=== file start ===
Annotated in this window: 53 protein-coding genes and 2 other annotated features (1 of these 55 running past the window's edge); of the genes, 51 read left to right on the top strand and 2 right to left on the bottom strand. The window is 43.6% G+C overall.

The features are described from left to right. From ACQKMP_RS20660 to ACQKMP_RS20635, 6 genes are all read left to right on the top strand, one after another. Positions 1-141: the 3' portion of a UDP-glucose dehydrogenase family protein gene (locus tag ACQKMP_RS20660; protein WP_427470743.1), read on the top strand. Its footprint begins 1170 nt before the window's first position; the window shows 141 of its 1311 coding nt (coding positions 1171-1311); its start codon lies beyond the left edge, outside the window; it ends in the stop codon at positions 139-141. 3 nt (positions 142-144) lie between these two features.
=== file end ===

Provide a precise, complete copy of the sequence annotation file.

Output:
Annotated in this window: 53 protein-coding genes and 2 other annotated features (1 of these 55 running past the window's edge); of the genes, 51 read left to right on the top strand and 2 right to left on the bottom strand. The window is 43.6% G+C overall.

The features are described from left to right. From ACQKMP_RS20660 to ACQKMP_RS20635, 6 genes are all read left to right on the top strand, one after another. Positions 1-141: the 3' portion of a UDP-glucose dehydrogenase family protein gene (locus tag ACQKMP_RS20660; protein WP_427470743.1), read on the top strand. Its footprint begins 1170 nt before the window's first position; the window shows 141 of its 1311 coding nt (coding positions 1171-1311); its start codon lies beyond the left edge, outside the window; it ends in the stop codon at positions 139-141. 3 nt (positions 142-144) lie between these two features.